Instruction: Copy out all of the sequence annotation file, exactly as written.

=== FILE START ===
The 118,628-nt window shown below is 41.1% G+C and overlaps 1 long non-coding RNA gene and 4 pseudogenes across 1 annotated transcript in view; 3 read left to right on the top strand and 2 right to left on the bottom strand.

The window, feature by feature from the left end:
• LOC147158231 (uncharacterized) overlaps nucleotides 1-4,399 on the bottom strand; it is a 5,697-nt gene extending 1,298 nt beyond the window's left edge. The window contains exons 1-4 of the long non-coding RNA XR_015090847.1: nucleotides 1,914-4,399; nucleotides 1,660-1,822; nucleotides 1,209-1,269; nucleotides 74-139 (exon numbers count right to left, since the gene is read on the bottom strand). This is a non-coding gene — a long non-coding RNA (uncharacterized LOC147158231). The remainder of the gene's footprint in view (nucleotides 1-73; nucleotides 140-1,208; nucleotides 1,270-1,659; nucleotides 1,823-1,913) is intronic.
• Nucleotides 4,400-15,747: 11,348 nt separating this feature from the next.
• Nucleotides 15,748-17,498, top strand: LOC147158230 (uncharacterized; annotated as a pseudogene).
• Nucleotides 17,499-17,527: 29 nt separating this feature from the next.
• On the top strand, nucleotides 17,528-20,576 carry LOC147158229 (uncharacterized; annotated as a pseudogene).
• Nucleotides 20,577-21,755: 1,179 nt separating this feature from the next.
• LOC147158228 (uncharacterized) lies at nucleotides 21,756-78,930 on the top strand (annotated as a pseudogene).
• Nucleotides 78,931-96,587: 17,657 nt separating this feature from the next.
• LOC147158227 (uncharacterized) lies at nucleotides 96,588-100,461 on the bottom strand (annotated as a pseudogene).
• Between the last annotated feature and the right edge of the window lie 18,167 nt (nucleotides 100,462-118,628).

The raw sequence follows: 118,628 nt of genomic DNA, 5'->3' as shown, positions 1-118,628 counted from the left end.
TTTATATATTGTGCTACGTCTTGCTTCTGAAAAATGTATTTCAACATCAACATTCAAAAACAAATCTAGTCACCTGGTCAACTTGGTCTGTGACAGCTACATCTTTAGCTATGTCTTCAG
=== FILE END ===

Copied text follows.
The 118,628-nt window shown below is 41.1% G+C and overlaps 1 long non-coding RNA gene and 4 pseudogenes across 1 annotated transcript in view; 3 read left to right on the top strand and 2 right to left on the bottom strand.

The window, feature by feature from the left end:
• LOC147158231 (uncharacterized) overlaps nucleotides 1-4,399 on the bottom strand; it is a 5,697-nt gene extending 1,298 nt beyond the window's left edge. The window contains exons 1-4 of the long non-coding RNA XR_015090847.1: nucleotides 1,914-4,399; nucleotides 1,660-1,822; nucleotides 1,209-1,269; nucleotides 74-139 (exon numbers count right to left, since the gene is read on the bottom strand). This is a non-coding gene — a long non-coding RNA (uncharacterized LOC147158231). The remainder of the gene's footprint in view (nucleotides 1-73; nucleotides 140-1,208; nucleotides 1,270-1,659; nucleotides 1,823-1,913) is intronic.
• Nucleotides 4,400-15,747: 11,348 nt separating this feature from the next.
• Nucleotides 15,748-17,498, top strand: LOC147158230 (uncharacterized; annotated as a pseudogene).
• Nucleotides 17,499-17,527: 29 nt separating this feature from the next.
• On the top strand, nucleotides 17,528-20,576 carry LOC147158229 (uncharacterized; annotated as a pseudogene).
• Nucleotides 20,577-21,755: 1,179 nt separating this feature from the next.
• LOC147158228 (uncharacterized) lies at nucleotides 21,756-78,930 on the top strand (annotated as a pseudogene).
• Nucleotides 78,931-96,587: 17,657 nt separating this feature from the next.
• LOC147158227 (uncharacterized) lies at nucleotides 96,588-100,461 on the bottom strand (annotated as a pseudogene).
• Between the last annotated feature and the right edge of the window lie 18,167 nt (nucleotides 100,462-118,628).

The raw sequence follows: 118,628 nt of genomic DNA, 5'->3' as shown, positions 1-118,628 counted from the left end.
TTTATATATTGTGCTACGTCTTGCTTCTGAAAAATGTATTTCAACATCAACATTCAAAAACAAATCTAGTCACCTGGTCAACTTGGTCTGTGACAGCTACATCTTTAGCTATGTCTTCAG